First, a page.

With the future of Social Security in doubt and company pensions becoming increasingly rare, many employers are taking a more active role in helping workers plan for retirement.
Even smaller companies are implementing savings programs, such as the 401(k). Savings programs allow employees to contribute to their own retirement funds, with some employers offering matching contributions.
Brad Proctor, owner of American Pro Painters of Columbia, has 17 employees, and he has been offering them participation in a company-sponsored 401(k). So far, he said, only five employees have chosen to participate — a rate that Proctor attributes to the high turnover rate in his industry.
Matching is one of the easiest and best ways for a company to encourage employee participation in a company-sponsored retirement plan, said Sean Wilt, district manager for the Northwestern Mutual Financial Network.
Proctor said his company offers employees a 25 percent match, up to $1,200 a year.
Reminding employees often that they can and should begin planning for the future is also important, Wilt said. Many employers allow workers to sign up for benefits “maybe once a year,” he said, and they don’t generally encourage participation.
Some small companies cannot afford the administrative costs associated with a company-sponsored retirement fund like a 401(k), Wilt says. Employees at those companies should consider opening an individual retirement account, or IRA, Wilt said.
When training new employees, Proctor offers them the option of
signing up for the retirement plan after they have been employed for six months.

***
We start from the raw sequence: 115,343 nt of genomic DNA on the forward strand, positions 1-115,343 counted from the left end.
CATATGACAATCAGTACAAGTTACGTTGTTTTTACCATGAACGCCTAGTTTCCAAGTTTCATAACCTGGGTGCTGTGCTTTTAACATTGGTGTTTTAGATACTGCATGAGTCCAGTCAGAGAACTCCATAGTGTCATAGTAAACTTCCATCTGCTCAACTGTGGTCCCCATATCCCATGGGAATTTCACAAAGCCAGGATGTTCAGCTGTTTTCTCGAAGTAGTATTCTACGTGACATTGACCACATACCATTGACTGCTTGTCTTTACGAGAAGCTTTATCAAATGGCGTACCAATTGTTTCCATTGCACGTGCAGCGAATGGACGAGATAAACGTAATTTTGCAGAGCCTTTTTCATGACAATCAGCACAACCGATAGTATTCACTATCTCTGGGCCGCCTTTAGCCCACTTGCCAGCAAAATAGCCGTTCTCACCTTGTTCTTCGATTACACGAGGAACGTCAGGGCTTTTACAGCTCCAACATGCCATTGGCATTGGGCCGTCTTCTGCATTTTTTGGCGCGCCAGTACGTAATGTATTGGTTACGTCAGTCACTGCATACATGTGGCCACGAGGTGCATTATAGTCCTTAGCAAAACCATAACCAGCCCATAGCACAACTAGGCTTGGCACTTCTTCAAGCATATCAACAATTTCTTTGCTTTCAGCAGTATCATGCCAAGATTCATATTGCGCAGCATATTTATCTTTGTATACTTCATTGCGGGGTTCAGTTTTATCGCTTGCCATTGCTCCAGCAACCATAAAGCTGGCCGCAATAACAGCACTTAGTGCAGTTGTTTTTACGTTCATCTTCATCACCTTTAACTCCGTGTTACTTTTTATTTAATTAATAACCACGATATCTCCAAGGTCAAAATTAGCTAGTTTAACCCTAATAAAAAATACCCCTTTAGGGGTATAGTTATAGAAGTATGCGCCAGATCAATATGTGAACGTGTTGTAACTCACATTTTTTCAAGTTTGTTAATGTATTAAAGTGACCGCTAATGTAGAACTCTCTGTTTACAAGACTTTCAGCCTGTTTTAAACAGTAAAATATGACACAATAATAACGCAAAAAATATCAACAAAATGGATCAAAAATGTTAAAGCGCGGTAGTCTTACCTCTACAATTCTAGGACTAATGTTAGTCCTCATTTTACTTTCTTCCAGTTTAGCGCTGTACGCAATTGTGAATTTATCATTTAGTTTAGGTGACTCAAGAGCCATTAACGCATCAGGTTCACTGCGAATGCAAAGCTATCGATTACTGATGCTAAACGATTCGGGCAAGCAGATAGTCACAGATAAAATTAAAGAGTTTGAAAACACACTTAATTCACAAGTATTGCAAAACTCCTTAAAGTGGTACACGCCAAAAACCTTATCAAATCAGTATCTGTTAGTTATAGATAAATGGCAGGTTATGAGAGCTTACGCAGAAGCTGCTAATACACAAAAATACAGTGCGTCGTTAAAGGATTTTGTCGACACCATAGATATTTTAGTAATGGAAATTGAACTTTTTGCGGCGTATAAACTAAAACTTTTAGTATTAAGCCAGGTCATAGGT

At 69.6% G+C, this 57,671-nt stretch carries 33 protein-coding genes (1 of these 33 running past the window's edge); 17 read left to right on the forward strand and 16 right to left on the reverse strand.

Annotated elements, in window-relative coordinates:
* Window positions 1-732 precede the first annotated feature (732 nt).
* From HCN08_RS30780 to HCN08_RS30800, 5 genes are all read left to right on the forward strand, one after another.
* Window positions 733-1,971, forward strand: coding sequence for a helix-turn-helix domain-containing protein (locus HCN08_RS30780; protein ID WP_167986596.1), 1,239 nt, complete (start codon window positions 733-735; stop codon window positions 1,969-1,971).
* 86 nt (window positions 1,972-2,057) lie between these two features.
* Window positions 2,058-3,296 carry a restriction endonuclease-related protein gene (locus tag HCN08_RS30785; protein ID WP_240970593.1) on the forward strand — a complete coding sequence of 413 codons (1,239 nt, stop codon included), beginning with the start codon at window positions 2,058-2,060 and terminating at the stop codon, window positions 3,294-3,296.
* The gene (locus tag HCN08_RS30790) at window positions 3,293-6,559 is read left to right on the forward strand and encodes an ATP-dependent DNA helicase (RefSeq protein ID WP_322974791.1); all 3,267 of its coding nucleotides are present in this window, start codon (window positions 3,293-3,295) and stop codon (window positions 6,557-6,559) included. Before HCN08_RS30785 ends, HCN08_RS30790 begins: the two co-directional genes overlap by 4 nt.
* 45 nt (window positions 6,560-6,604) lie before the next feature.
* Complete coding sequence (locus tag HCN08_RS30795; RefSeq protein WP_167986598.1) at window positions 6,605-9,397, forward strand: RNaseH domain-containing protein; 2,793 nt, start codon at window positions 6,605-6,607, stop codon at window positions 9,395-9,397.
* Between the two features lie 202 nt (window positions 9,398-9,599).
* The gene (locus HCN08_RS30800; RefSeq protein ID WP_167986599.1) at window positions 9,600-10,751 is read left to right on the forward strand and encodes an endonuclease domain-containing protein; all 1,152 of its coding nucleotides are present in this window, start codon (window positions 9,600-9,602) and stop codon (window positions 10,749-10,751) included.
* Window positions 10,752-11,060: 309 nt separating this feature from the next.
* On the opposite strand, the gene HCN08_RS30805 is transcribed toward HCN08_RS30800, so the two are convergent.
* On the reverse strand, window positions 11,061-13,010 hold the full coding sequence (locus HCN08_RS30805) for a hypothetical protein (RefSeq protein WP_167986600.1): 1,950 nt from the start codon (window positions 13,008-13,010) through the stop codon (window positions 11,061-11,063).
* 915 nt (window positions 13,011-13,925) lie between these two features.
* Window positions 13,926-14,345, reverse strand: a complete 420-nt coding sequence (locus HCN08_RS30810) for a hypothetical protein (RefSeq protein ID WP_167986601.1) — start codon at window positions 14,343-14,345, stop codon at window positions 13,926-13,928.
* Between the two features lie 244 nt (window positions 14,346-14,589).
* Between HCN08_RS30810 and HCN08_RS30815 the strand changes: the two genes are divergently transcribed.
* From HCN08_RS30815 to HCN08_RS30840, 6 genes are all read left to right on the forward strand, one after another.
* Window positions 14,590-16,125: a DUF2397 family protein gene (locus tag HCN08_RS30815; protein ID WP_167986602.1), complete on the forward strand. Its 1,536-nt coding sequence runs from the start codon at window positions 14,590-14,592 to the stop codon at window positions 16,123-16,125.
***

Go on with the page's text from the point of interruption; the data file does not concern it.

“Employers are doing their job to provide benefit plans,” Wilt said. “It’s not their responsibility to force the benefit plan on employees.”
Columbia’s largest employer, MU, does not offer any program that matches employees’ contributions, but it does offer a myriad of choices in retirement savings.
In addition to a pension based on age, years of service and average salary for the final five years of employment, MU offers a supplemental retirement plan, 401(a), a tax deferred annuity plan, 403(b), and a deferred compensation plan, 457(b). The three plans are similar because they allow an employee to put money into a fund directly from the paycheck before taxes are assessed. Thus the employee is earning interest on the contributions without having to worry about paying taxes until the money is withdrawn upon retirement.
Mike Paden, associate vice president for benefits for MU, said the university also has several programs to help employees prepare for retirement.
“We have a all-day-long program for our employees several times a year,” Paden said. “We also have a five or six week program with guests who talk about various aspects of retirement planning.”
The programs are offered to all employees, but they seem to be particularly popular with younger employees, many of whom might not understand which type of plan will help them meet their retirement goals. University employees who have not attended a retirement-planning session by age 55 receive an invitation.
Paden said that, because the MU recently offered many of its employees early retirement, the number of people who participate in the university’s various programs is hard to know. However, he said, the response has always been very positive.
“We measure the success of the program in the amount of people participating,” Paden said.